Bottom line: Some parents prefer a detailed hour-by-hour daily schedule, but that doesn’t work for everyone. A detailed schedule might make you feel frustrated and possibly lash out at your kids when you get off track. Establish a daily rhythm instead so that you can still have some structure while being flexible.
9. Supercharge Your Focus
We parents like to tell ourselves we’re fantastic multi-taskers. And of all the people in the world, we probably are the best at juggling multiple tasks at the same time.
We can make a lunch for school while feeding the baby breakfast and making our morning cup of coffee. We can read a picture book to a toddler while bouncing the baby on our lap and popping the pacifier back in her mouth every time she spits it out. We can help our big kid with her math homework while starting dinner and surreptitiously double-checking our math guidance with the calculator app on our phone.
But the truth is that trying to multitask is not a good thing for your productivity. Your brain is actually not designed for multitasking, so what you’re really doing is juggling tasks, switching back and forth over and over again without realizing it. Kind of like if you were pressing Alt-Tab or Ctrl-Tab on your computer to switch between apps every few seconds. But trying to multitask makes it harder for you to concentrate, and it adds to your stress.
Even worse? Switching between tasks makes everything take longer. For example, juggling two tasks results in losing approximately 20 percent of your overall productivity, making it take longer to get both tasks done than if you’d just focused on one at a time.
When you sit down to focus on work, you need to make the most of that time, so it’s essential to focus on one thing at a time. When you focus on that one task, you’ll get it done faster and be able to move onto another one. And for that, you’ll need The Pomodoro Technique.
This productivity hack with a funny name solves the problem of how multitasking makes everything take longer. It forces you to focus on one thing at a time and gives your brain the consistent breaks it needs to be productive.
How to Do It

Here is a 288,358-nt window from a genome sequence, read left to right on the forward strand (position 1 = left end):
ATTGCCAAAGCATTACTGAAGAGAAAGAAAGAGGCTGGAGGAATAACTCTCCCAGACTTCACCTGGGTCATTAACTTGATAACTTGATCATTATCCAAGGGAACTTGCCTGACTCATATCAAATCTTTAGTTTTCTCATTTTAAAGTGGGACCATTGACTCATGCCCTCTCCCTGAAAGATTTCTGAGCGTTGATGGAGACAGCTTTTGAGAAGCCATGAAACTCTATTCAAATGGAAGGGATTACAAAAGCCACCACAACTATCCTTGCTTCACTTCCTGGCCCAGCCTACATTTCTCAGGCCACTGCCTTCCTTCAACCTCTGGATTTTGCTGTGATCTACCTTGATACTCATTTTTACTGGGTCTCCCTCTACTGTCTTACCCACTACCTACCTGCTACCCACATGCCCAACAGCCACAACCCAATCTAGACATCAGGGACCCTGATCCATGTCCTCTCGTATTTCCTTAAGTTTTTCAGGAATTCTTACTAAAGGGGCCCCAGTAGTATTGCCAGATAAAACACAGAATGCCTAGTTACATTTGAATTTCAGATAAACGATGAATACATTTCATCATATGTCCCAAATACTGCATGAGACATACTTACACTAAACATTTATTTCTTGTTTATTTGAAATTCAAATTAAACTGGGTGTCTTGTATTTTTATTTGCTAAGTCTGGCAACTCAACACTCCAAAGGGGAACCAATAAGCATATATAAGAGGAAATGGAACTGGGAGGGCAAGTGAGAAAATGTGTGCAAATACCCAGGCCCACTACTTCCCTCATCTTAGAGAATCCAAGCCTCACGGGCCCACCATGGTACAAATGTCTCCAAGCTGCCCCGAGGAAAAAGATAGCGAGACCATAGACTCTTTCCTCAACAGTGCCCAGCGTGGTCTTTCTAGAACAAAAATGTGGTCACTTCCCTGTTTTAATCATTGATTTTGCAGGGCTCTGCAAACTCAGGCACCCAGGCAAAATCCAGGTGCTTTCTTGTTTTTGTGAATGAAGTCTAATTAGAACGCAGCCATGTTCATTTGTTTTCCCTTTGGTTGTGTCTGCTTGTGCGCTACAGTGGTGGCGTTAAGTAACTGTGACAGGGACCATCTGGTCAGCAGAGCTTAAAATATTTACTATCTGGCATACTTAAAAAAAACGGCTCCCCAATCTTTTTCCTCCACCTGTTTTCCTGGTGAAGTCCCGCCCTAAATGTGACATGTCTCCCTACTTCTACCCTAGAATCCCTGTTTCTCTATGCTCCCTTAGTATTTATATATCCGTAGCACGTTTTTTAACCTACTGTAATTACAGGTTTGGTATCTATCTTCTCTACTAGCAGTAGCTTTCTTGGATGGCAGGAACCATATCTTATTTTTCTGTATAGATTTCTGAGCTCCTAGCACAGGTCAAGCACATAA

Here’s how it works:
- Pick one task to focus on. Then set a timer for 25 minutes. You can use a kitchen timer, a timer on your phone, or try a special Pomodoro app like Focus Booster.
- Work on that one task until your time’s up. Don’t check Facebook, don’t get the kids a snack – just focus on that one task.
- Take a short break, like 5-10 minutes. And live it up! Listen to a favorite podcast, do a few yoga poses, or crank up the music on your noise-cancelling headphones and host a one-person dance party. Follow whatever rabbit hole your heart desires. If your child is young and you don’t have a partner who’s overseeing the childcare while you focus, you could use this break to go and check in on your child and fill their tank by reading a quick picture book or coloring with them (see strategy #4 above).
- Repeat steps 1-3. Then every fourth time, replace step 3 with a longer 10- or 15-minute break. This would be a good spot to check back in with your child and fill their tank (see strategy #4).
The breaks may feel silly at first because you’re anxious to make the most of your focused work time, but you are not a computer. You are not designed to run at high speeds being super productive for long stretches of time.
This strategy helps you get more done because it’s designed around how the brain works best. And the brain needs breaks.
Bottom line: Focus on one task at a time using The Pomodoro Technique so that you get your work done more quickly and minimize stress.
10. Set a Timer
Before you head off to a focused work session, try setting a timer to communicate to your child when you’ll be done and joining them again. Even young kids can understand the concept of a timer counting down.